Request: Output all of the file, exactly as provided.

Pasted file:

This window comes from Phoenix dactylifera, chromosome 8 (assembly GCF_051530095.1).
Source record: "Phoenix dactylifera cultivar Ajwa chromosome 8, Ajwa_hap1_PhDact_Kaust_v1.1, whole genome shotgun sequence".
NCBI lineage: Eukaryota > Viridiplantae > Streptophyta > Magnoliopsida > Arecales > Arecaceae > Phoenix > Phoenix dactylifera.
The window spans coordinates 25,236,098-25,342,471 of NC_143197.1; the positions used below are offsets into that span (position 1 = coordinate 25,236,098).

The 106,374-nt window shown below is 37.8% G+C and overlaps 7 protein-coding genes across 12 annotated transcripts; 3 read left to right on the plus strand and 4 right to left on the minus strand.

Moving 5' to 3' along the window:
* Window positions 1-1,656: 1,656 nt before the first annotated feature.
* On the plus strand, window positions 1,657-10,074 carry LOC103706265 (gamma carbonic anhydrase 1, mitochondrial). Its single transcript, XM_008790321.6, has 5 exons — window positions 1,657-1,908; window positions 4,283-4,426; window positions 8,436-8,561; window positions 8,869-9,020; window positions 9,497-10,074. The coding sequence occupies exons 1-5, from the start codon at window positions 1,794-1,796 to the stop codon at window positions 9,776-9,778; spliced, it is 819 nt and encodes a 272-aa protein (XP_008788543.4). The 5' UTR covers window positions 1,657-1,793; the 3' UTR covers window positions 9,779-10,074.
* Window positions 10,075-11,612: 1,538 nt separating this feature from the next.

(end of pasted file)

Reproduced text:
This window comes from Phoenix dactylifera, chromosome 8 (assembly GCF_051530095.1).
Source record: "Phoenix dactylifera cultivar Ajwa chromosome 8, Ajwa_hap1_PhDact_Kaust_v1.1, whole genome shotgun sequence".
NCBI lineage: Eukaryota > Viridiplantae > Streptophyta > Magnoliopsida > Arecales > Arecaceae > Phoenix > Phoenix dactylifera.
The window spans coordinates 25,236,098-25,342,471 of NC_143197.1; the positions used below are offsets into that span (position 1 = coordinate 25,236,098).

The 106,374-nt window shown below is 37.8% G+C and overlaps 7 protein-coding genes across 12 annotated transcripts; 3 read left to right on the plus strand and 4 right to left on the minus strand.

Moving 5' to 3' along the window:
* Window positions 1-1,656: 1,656 nt before the first annotated feature.
* On the plus strand, window positions 1,657-10,074 carry LOC103706265 (gamma carbonic anhydrase 1, mitochondrial). Its single transcript, XM_008790321.6, has 5 exons — window positions 1,657-1,908; window positions 4,283-4,426; window positions 8,436-8,561; window positions 8,869-9,020; window positions 9,497-10,074. The coding sequence occupies exons 1-5, from the start codon at window positions 1,794-1,796 to the stop codon at window positions 9,776-9,778; spliced, it is 819 nt and encodes a 272-aa protein (XP_008788543.4). The 5' UTR covers window positions 1,657-1,793; the 3' UTR covers window positions 9,779-10,074.
* Window positions 10,075-11,612: 1,538 nt separating this feature from the next.